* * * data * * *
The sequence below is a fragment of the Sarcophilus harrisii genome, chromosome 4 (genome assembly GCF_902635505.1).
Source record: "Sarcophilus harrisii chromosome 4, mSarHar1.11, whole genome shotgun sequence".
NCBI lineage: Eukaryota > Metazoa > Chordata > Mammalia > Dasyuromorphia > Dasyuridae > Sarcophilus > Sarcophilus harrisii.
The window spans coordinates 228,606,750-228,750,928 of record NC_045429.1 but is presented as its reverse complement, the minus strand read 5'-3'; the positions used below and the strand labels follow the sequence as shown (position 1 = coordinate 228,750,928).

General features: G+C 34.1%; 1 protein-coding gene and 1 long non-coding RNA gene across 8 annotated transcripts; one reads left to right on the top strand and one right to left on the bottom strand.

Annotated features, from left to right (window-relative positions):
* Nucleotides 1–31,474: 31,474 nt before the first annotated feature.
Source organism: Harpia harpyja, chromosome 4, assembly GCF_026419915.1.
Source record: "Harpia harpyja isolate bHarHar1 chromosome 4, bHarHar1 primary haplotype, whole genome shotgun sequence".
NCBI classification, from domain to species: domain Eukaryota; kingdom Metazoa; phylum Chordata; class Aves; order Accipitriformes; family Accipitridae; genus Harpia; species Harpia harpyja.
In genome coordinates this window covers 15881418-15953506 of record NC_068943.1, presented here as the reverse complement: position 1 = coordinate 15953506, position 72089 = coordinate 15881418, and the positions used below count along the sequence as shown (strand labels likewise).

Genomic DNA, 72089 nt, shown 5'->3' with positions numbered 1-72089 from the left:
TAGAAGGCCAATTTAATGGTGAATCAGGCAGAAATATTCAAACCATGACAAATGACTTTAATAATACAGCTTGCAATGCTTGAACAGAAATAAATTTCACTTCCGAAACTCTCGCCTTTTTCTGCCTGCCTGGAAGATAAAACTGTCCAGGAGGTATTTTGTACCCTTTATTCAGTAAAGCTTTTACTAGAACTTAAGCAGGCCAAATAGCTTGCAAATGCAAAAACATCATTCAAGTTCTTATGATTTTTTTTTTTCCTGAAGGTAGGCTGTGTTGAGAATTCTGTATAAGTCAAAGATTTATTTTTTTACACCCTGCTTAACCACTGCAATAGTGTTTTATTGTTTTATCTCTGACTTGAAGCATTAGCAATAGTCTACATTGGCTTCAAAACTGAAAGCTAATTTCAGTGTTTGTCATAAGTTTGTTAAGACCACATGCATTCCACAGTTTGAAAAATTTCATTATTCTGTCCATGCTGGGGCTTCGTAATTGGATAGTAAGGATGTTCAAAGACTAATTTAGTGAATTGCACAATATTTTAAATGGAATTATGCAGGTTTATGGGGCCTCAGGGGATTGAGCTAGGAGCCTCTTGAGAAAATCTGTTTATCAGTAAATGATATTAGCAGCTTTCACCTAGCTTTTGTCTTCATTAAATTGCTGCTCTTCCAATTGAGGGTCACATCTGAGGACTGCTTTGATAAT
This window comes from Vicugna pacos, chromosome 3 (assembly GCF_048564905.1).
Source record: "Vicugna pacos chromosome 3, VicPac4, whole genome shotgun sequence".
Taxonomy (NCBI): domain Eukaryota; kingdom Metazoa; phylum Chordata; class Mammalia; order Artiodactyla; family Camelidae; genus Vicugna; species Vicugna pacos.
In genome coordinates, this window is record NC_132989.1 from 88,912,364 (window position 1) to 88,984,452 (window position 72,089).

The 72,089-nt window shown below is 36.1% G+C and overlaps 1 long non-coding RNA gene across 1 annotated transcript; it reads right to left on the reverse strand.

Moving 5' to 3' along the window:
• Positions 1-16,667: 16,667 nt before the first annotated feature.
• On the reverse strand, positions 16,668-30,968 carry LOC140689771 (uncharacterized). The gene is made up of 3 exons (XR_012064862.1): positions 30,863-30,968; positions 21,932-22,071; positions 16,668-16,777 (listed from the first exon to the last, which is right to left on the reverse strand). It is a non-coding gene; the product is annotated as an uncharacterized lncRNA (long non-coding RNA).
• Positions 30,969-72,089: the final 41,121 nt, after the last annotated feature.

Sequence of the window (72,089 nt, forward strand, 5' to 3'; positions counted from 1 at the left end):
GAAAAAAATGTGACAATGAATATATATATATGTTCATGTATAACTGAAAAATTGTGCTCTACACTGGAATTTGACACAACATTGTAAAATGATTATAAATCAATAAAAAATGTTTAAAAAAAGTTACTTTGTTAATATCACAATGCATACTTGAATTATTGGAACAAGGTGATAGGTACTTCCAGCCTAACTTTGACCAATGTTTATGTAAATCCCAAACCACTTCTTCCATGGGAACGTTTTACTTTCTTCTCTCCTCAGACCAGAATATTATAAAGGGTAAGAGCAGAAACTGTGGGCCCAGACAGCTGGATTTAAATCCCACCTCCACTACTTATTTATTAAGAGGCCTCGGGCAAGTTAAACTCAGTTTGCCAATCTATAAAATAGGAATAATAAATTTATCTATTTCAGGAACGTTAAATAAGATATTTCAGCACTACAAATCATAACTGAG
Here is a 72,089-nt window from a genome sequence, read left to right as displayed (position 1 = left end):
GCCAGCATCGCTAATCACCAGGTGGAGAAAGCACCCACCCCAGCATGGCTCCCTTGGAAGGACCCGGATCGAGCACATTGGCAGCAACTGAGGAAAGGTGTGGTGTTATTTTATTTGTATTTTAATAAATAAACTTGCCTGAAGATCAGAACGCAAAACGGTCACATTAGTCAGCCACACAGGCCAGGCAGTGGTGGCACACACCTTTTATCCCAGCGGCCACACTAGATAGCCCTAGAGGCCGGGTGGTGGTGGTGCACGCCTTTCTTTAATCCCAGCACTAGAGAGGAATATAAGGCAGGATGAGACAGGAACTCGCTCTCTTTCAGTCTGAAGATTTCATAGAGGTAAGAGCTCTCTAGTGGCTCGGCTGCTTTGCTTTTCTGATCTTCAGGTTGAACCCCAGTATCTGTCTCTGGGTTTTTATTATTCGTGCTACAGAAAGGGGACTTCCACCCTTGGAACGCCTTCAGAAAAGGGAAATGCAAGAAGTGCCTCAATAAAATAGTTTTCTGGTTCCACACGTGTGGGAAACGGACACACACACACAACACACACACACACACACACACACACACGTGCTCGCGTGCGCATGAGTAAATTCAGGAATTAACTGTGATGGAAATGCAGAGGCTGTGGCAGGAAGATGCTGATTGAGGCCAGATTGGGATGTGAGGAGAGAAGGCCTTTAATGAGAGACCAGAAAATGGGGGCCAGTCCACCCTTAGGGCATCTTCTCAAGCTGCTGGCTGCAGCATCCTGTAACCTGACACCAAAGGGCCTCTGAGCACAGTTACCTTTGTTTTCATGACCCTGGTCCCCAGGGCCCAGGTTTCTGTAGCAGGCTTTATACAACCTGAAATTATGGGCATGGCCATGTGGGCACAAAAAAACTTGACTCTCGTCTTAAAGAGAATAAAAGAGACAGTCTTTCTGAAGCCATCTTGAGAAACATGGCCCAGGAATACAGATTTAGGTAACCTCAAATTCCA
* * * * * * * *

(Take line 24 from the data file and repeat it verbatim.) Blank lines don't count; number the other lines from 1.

GAAAAAAATGTGACAATGAATATATATATATGTTCATGTATAACTGAAAAATTGTGCTCTACACTGGAATTTGACACAACATTGTAAAATGATTATAAATCAATAAAAAATGTTTAAAAAAAGTTACTTTGTTAATATCACAATGCATACTTGAATTATTGGAACAAGGTGATAGGTACTTCCAGCCTAACTTTGACCAATGTTTATGTAAATCCCAAACCACTTCTTCCATGGGAACGTTTTACTTTCTTCTCTCCTCAGACCAGAATATTATAAAGGGTAAGAGCAGAAACTGTGGGCCCAGACAGCTGGATTTAAATCCCACCTCCACTACTTATTTATTAAGAGGCCTCGGGCAAGTTAAACTCAGTTTGCCAATCTATAAAATAGGAATAATAAATTTATCTATTTCAGGAACGTTAAATAAGATATTTCAGCACTACAAATCATAACTGAG